Alfred Samuel Shawyer.

Firefighter, trainer, boxer.

Alfred Samuel Shawyer had a 38 year long career with London Fire Brigade. Born in Wandsworth, South West London on 1st October 1907, he would eventually rise to the rank of Assistant Chief Officer. As well as a firefighter, he was an accomplished sportsman and boxer.

Career at London Fire Brigade

After joining London Fire Brigade in 1928, he was keen to progress and in 1935 was promoted to an Officer. With the outbreak of the Second World War, and the subsequent formation of the National Fire Service in 1941, he was appointed as a Column Officer. He was involved in firefighting during the Blitz. In 1944 he was commended for rescue work when a flying bomb caused five people to be buried under a building. After the war he resumed his service in London Fire Brigade.

Shawyer was awarded several medals for his service. This included the Defence Medal, the King`s Police and Fire Service Medal, and the Queen Elizabeth II Coronation Medal. In 1958 he was presented with an MBE (Member of the Order of the British Empire). He was still keen to progress in the Brigade and rose to the rank of Assistant Chief Officer.

Training and a family tradition

Before he retired in December 1966 after 38 years service, Shawyer had been in charge of overseeing all recruitment, promotion and training schemes within the Brigade. On his retirement Chief Officer Leslie Leete praised him as being a popular Senior Officer and respected as a first-class firefighter.

His family had the rare distinction of having four brothers all serving together in the Brigade at the same time. Alfred was the eldest, and with brothers Harry, Robert and John they had a total of over 100 years in the Brigade and were well known for their service particularly in South London where they mainly worked.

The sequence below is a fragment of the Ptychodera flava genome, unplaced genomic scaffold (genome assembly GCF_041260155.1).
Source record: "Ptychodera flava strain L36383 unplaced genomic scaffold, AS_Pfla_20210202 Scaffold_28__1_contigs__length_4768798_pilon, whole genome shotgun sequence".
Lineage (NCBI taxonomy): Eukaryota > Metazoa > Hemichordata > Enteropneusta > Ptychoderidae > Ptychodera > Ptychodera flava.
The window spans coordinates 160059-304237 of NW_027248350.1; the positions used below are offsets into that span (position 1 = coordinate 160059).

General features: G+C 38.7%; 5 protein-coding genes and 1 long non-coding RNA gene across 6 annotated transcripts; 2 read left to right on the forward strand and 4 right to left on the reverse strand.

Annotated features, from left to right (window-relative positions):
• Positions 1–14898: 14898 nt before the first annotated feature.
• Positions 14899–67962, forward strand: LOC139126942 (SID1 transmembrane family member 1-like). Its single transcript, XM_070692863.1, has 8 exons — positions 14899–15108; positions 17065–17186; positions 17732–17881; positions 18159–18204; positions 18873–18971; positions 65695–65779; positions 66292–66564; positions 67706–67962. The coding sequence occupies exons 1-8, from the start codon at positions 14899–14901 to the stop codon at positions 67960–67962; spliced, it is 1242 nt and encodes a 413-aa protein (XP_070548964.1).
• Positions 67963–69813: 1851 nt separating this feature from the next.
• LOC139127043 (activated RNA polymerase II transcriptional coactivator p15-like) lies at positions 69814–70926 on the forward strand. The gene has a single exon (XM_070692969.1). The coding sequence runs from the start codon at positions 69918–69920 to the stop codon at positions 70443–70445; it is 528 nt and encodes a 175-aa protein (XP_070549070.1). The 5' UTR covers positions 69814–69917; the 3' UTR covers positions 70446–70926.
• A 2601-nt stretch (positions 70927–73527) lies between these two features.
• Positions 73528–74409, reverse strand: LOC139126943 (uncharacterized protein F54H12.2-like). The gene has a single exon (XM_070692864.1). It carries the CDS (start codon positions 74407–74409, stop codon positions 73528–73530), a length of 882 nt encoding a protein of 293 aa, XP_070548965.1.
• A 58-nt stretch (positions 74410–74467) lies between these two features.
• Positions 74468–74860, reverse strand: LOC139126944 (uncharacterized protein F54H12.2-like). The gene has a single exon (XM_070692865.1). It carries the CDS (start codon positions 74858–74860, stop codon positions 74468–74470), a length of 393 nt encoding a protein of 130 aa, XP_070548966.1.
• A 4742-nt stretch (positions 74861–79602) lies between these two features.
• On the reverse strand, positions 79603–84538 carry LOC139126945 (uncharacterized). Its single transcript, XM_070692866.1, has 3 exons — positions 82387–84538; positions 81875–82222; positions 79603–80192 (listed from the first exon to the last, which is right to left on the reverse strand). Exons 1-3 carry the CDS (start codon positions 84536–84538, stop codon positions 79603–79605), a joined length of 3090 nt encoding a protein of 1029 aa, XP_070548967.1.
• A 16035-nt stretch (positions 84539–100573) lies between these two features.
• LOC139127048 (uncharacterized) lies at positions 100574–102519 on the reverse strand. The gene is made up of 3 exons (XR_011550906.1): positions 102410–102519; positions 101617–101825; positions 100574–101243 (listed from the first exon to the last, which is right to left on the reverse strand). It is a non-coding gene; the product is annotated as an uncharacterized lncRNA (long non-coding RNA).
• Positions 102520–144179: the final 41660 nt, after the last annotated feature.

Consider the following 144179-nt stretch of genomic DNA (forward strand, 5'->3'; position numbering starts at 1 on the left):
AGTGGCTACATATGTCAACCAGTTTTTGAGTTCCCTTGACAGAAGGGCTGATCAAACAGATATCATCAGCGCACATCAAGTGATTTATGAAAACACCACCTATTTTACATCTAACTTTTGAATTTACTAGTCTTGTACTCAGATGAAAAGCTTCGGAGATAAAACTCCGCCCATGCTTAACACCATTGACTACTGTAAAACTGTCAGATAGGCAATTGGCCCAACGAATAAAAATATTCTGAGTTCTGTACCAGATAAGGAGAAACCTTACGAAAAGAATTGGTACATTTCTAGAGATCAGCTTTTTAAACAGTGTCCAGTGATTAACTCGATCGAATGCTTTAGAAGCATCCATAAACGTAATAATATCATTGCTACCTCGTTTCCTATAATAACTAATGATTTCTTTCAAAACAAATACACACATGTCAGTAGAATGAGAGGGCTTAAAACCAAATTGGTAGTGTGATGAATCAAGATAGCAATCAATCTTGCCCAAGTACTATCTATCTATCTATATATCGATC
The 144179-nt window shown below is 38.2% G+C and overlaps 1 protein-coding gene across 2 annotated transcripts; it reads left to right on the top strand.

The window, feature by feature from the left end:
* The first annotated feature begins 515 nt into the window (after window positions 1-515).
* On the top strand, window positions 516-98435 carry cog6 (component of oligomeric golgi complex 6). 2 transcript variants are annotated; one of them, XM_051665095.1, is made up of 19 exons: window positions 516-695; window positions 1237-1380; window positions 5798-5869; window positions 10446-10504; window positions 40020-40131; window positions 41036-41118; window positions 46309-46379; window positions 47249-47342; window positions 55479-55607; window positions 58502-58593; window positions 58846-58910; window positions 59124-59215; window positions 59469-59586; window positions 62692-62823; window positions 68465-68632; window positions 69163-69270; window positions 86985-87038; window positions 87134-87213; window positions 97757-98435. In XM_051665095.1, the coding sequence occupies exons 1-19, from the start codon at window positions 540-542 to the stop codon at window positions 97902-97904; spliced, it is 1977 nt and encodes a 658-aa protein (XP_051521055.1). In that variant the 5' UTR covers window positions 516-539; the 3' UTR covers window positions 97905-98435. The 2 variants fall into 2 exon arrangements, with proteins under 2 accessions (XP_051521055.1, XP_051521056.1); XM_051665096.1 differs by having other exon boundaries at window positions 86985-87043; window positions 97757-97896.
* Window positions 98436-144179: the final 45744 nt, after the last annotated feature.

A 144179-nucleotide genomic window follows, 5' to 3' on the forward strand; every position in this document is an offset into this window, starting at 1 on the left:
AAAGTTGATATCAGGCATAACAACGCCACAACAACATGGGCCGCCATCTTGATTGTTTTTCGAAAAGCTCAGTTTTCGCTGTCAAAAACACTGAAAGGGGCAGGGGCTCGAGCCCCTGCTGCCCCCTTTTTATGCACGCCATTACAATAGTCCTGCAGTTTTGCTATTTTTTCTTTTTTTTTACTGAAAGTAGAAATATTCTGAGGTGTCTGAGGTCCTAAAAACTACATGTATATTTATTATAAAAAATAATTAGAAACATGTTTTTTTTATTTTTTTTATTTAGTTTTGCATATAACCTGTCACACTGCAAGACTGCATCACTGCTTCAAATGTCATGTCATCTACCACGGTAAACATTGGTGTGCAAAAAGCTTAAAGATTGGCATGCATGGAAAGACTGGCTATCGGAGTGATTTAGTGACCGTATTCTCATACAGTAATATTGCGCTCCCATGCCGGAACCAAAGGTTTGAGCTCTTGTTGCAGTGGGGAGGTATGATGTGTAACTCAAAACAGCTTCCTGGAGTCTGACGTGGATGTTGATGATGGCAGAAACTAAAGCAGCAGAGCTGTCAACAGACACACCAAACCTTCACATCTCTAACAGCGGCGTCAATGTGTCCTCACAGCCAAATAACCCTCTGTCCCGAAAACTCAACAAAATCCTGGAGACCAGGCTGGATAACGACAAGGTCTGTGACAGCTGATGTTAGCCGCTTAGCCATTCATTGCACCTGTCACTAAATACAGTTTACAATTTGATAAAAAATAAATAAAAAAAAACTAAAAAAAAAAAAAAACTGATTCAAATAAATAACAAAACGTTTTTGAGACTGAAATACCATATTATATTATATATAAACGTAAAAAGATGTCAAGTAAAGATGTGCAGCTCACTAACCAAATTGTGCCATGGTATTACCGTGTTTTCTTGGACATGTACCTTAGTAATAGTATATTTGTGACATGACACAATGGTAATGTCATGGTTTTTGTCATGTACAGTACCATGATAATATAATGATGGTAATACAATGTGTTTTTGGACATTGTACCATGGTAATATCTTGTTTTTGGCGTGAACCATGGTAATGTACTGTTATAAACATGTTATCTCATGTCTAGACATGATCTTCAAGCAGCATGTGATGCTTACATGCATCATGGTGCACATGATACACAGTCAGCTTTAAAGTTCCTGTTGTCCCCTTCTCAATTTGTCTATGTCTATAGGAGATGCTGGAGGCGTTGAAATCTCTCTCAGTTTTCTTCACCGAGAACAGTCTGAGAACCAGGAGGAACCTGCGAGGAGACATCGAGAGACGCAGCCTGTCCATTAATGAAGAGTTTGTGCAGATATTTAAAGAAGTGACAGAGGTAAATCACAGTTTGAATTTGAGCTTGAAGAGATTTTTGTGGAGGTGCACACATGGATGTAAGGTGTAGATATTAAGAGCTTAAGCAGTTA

Boxing and sporting success

Alfred was keen on boxing from a young age and was an amateur boxer before joining London Fire Brigade. He continued boxing in his early days in the Brigade and trained at the Old Goldsmiths Amateur Boxing Club. In 1933 he became ABA (Amateur Boxing Association) middleweight champion.

In 1934 he won a gold medal in middleweight class in the British Empire Games (forerunner of the Commonwealth Games). He represented England in the first official international boxing event against Norway in Oslo, in 1935. In the same year he travelled to New York, where he won a match in the prestigious Golden Gloves tournament.

Olympics and the Albert Hall

He was in the squad for the 1936 Berlin Olympics but did not participate. He had 18 major Amateur fights and won 12, many of which took place at the Royal Albert Hall. The war interrupted his boxing career but he remained involved in the sport. In 1942 he took part in the London Fire Force Sports for 36 Area at the West Ham football ground.

Shawyer passed away on the 13th May 1971 age 63. He will be remembered both for his dedication to protecting Londoners during his career and his boxing achievements.

This article was researched and written by museum volunteer Alan F.

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